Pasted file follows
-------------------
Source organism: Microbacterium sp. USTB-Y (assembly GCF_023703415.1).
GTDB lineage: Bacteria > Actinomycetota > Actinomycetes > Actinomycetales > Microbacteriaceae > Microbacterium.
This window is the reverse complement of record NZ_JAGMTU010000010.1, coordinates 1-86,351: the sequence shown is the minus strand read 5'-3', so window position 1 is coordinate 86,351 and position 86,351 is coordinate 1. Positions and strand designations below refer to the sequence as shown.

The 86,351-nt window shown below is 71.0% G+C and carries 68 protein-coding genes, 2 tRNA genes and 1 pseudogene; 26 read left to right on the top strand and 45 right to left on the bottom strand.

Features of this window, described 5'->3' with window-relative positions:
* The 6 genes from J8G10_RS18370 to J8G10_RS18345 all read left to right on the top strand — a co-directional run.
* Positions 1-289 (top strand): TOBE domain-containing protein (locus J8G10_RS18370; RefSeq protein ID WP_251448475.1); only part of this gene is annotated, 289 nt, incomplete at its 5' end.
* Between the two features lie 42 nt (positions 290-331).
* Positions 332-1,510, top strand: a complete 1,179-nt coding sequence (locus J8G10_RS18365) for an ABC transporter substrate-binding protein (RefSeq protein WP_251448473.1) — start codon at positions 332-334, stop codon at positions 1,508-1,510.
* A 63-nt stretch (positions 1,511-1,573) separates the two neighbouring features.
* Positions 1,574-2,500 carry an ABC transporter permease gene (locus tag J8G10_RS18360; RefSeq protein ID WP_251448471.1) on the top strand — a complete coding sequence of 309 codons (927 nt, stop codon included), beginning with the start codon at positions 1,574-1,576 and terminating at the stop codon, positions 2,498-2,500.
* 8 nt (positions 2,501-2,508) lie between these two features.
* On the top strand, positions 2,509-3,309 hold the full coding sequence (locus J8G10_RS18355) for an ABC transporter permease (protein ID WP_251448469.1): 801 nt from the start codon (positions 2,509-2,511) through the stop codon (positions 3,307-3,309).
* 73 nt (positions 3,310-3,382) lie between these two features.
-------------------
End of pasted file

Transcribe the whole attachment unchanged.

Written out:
Source organism: Microbacterium sp. USTB-Y (assembly GCF_023703415.1).
GTDB lineage: Bacteria > Actinomycetota > Actinomycetes > Actinomycetales > Microbacteriaceae > Microbacterium.
This window is the reverse complement of record NZ_JAGMTU010000010.1, coordinates 1-86,351: the sequence shown is the minus strand read 5'-3', so window position 1 is coordinate 86,351 and position 86,351 is coordinate 1. Positions and strand designations below refer to the sequence as shown.

The 86,351-nt window shown below is 71.0% G+C and carries 68 protein-coding genes, 2 tRNA genes and 1 pseudogene; 26 read left to right on the top strand and 45 right to left on the bottom strand.

Features of this window, described 5'->3' with window-relative positions:
* The 6 genes from J8G10_RS18370 to J8G10_RS18345 all read left to right on the top strand — a co-directional run.
* Positions 1-289 (top strand): TOBE domain-containing protein (locus J8G10_RS18370; RefSeq protein ID WP_251448475.1); only part of this gene is annotated, 289 nt, incomplete at its 5' end.
* Between the two features lie 42 nt (positions 290-331).
* Positions 332-1,510, top strand: a complete 1,179-nt coding sequence (locus J8G10_RS18365) for an ABC transporter substrate-binding protein (RefSeq protein WP_251448473.1) — start codon at positions 332-334, stop codon at positions 1,508-1,510.
* A 63-nt stretch (positions 1,511-1,573) separates the two neighbouring features.
* Positions 1,574-2,500 carry an ABC transporter permease gene (locus tag J8G10_RS18360; RefSeq protein ID WP_251448471.1) on the top strand — a complete coding sequence of 309 codons (927 nt, stop codon included), beginning with the start codon at positions 1,574-1,576 and terminating at the stop codon, positions 2,498-2,500.
* 8 nt (positions 2,501-2,508) lie between these two features.
* On the top strand, positions 2,509-3,309 hold the full coding sequence (locus J8G10_RS18355) for an ABC transporter permease (protein ID WP_251448469.1): 801 nt from the start codon (positions 2,509-2,511) through the stop codon (positions 3,307-3,309).
* 73 nt (positions 3,310-3,382) lie between these two features.